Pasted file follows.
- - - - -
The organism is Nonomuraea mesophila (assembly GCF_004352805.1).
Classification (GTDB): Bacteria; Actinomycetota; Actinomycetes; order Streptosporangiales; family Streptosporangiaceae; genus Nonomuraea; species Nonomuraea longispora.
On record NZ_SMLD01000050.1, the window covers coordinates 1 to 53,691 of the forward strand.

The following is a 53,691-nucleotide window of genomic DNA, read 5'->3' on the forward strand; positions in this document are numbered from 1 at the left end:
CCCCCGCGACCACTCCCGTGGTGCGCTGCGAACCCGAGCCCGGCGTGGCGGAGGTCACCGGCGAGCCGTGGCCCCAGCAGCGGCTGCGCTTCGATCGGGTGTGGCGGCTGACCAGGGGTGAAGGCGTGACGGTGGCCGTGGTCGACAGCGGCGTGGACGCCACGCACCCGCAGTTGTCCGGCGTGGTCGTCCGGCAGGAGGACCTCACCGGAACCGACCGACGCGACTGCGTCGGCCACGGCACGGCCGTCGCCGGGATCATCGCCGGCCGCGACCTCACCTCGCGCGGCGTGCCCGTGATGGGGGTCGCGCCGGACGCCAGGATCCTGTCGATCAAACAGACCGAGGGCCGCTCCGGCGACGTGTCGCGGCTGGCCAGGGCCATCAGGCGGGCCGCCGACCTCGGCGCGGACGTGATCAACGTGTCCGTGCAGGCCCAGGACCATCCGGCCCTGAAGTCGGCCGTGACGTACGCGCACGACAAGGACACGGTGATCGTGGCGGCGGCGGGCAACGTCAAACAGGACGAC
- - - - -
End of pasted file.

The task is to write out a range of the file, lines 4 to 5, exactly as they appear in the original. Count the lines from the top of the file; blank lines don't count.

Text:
The following is a 53,691-nucleotide window of genomic DNA, read 5'->3' on the forward strand; positions in this document are numbered from 1 at the left end:
CCCCCGCGACCACTCCCGTGGTGCGCTGCGAACCCGAGCCCGGCGTGGCGGAGGTCACCGGCGAGCCGTGGCCCCAGCAGCGGCTGCGCTTCGATCGGGTGTGGCGGCTGACCAGGGGTGAAGGCGTGACGGTGGCCGTGGTCGACAGCGGCGTGGACGCCACGCACCCGCAGTTGTCCGGCGTGGTCGTCCGGCAGGAGGACCTCACCGGAACCGACCGACGCGACTGCGTCGGCCACGGCACGGCCGTCGCCGGGATCATCGCCGGCCGCGACCTCACCTCGCGCGGCGTGCCCGTGATGGGGGTCGCGCCGGACGCCAGGATCCTGTCGATCAAACAGACCGAGGGCCGCTCCGGCGACGTGTCGCGGCTGGCCAGGGCCATCAGGCGGGCCGCCGACCTCGGCGCGGACGTGATCAACGTGTCCGTGCAGGCCCAGGACCATCCGGCCCTGAAGTCGGCCGTGACGTACGCGCACGACAAGGACACGGTGATCGTGGCGGCGGCGGGCAACGTCAAACAGGACGAC